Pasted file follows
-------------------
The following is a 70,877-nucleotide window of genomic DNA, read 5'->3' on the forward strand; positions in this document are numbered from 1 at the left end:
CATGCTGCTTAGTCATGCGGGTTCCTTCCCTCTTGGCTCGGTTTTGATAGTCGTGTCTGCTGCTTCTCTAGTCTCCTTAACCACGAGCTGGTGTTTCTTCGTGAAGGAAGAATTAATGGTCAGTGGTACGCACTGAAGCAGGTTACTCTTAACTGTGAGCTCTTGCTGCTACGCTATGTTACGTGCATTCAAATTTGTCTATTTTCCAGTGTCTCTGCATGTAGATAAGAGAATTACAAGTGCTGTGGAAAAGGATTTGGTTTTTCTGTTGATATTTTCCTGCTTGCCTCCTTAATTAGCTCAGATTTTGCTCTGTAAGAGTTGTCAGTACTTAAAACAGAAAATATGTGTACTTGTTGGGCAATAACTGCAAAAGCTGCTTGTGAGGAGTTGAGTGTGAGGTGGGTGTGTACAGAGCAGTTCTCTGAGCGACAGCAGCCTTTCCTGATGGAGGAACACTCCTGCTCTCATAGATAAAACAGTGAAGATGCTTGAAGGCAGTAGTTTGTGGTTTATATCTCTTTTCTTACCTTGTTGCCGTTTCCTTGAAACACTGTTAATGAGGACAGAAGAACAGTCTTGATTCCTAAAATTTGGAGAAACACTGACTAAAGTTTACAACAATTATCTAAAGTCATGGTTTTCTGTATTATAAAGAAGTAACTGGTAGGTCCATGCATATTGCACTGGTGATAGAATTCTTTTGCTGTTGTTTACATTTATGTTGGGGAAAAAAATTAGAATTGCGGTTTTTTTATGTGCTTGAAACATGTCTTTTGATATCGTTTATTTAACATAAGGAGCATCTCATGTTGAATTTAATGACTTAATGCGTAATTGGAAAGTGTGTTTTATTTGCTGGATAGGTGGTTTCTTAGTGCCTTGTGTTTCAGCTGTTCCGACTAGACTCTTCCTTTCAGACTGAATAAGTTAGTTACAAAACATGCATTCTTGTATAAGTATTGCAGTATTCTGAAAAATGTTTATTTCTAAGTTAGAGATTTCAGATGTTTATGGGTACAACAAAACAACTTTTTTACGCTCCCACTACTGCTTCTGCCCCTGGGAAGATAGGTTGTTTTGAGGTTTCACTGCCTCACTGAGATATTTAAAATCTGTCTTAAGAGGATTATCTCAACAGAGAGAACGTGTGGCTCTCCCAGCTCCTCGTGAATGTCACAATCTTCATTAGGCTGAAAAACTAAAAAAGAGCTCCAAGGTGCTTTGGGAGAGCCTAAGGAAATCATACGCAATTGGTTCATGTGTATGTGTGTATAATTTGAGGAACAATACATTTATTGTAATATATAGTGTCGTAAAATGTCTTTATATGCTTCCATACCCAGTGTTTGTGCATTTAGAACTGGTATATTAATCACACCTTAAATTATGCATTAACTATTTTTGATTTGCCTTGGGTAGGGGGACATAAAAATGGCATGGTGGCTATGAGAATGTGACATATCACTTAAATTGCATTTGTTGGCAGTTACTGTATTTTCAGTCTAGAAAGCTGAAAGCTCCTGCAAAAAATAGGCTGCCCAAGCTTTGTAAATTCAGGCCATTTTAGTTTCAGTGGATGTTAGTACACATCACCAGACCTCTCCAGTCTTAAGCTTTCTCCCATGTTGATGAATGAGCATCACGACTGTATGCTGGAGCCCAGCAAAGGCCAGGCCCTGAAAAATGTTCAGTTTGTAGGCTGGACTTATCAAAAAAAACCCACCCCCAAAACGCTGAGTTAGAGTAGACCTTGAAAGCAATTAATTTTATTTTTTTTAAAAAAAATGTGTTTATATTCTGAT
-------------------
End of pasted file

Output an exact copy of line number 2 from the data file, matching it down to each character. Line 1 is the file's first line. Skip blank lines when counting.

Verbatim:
CATGCTGCTTAGTCATGCGGGTTCCTTCCCTCTTGGCTCGGTTTTGATAGTCGTGTCTGCTGCTTCTCTAGTCTCCTTAACCACGAGCTGGTGTTTCTTCGTGAAGGAAGAATTAATGGTCAGTGGTACGCACTGAAGCAGGTTACTCTTAACTGTGAGCTCTTGCTGCTACGCTATGTTACGTGCATTCAAATTTGTCTATTTTCCAGTGTCTCTGCATGTAGATAAGAGAATTACAAGTGCTGTGGAAAAGGATTTGGTTTTTCTGTTGATATTTTCCTGCTTGCCTCCTTAATTAGCTCAGATTTTGCTCTGTAAGAGTTGTCAGTACTTAAAACAGAAAATATGTGTACTTGTTGGGCAATAACTGCAAAAGCTGCTTGTGAGGAGTTGAGTGTGAGGTGGGTGTGTACAGAGCAGTTCTCTGAGCGACAGCAGCCTTTCCTGATGGAGGAACACTCCTGCTCTCATAGATAAAACAGTGAAGATGCTTGAAGGCAGTAGTTTGTGGTTTATATCTCTTTTCTTACCTTGTTGCCGTTTCCTTGAAACACTGTTAATGAGGACAGAAGAACAGTCTTGATTCCTAAAATTTGGAGAAACACTGACTAAAGTTTACAACAATTATCTAAAGTCATGGTTTTCTGTATTATAAAGAAGTAACTGGTAGGTCCATGCATATTGCACTGGTGATAGAATTCTTTTGCTGTTGTTTACATTTATGTTGGGGAAAAAAATTAGAATTGCGGTTTTTTTATGTGCTTGAAACATGTCTTTTGATATCGTTTATTTAACATAAGGAGCATCTCATGTTGAATTTAATGACTTAATGCGTAATTGGAAAGTGTGTTTTATTTGCTGGATAGGTGGTTTCTTAGTGCCTTGTGTTTCAGCTGTTCCGACTAGACTCTTCCTTTCAGACTGAATAAGTTAGTTACAAAACATGCATTCTTGTATAAGTATTGCAGTATTCTGAAAAATGTTTATTTCTAAGTTAGAGATTTCAGATGTTTATGGGTACAACAAAACAACTTTTTTACGCTCCCACTACTGCTTCTGCCCCTGGGAAGATAGGTTGTTTTGAGGTTTCACTGCCTCACTGAGATATTTAAAATCTGTCTTAAGAGGATTATCTCAACAGAGAGAACGTGTGGCTCTCCCAGCTCCTCGTGAATGTCACAATCTTCATTAGGCTGAAAAACTAAAAAAGAGCTCCAAGGTGCTTTGGGAGAGCCTAAGGAAATCATACGCAATTGGTTCATGTGTATGTGTGTATAATTTGAGGAACAATACATTTATTGTAATATATAGTGTCGTAAAATGTCTTTATATGCTTCCATACCCAGTGTTTGTGCATTTAGAACTGGTATATTAATCACACCTTAAATTATGCATTAACTATTTTTGATTTGCCTTGGGTAGGGGGACATAAAAATGGCATGGTGGCTATGAGAATGTGACATATCACTTAAATTGCATTTGTTGGCAGTTACTGTATTTTCAGTCTAGAAAGCTGAAAGCTCCTGCAAAAAATAGGCTGCCCAAGCTTTGTAAATTCAGGCCATTTTAGTTTCAGTGGATGTTAGTACACATCACCAGACCTCTCCAGTCTTAAGCTTTCTCCCATGTTGATGAATGAGCATCACGACTGTATGCTGGAGCCCAGCAAAGGCCAGGCCCTGAAAAATGTTCAGTTTGTAGGCTGGACTTATCAAAAAAAACCCACCCCCAAAACGCTGAGTTAGAGTAGACCTTGAAAGCAATTAATTTTATTTTTTTTAAAAAAAATGTGTTTATATTCTGAT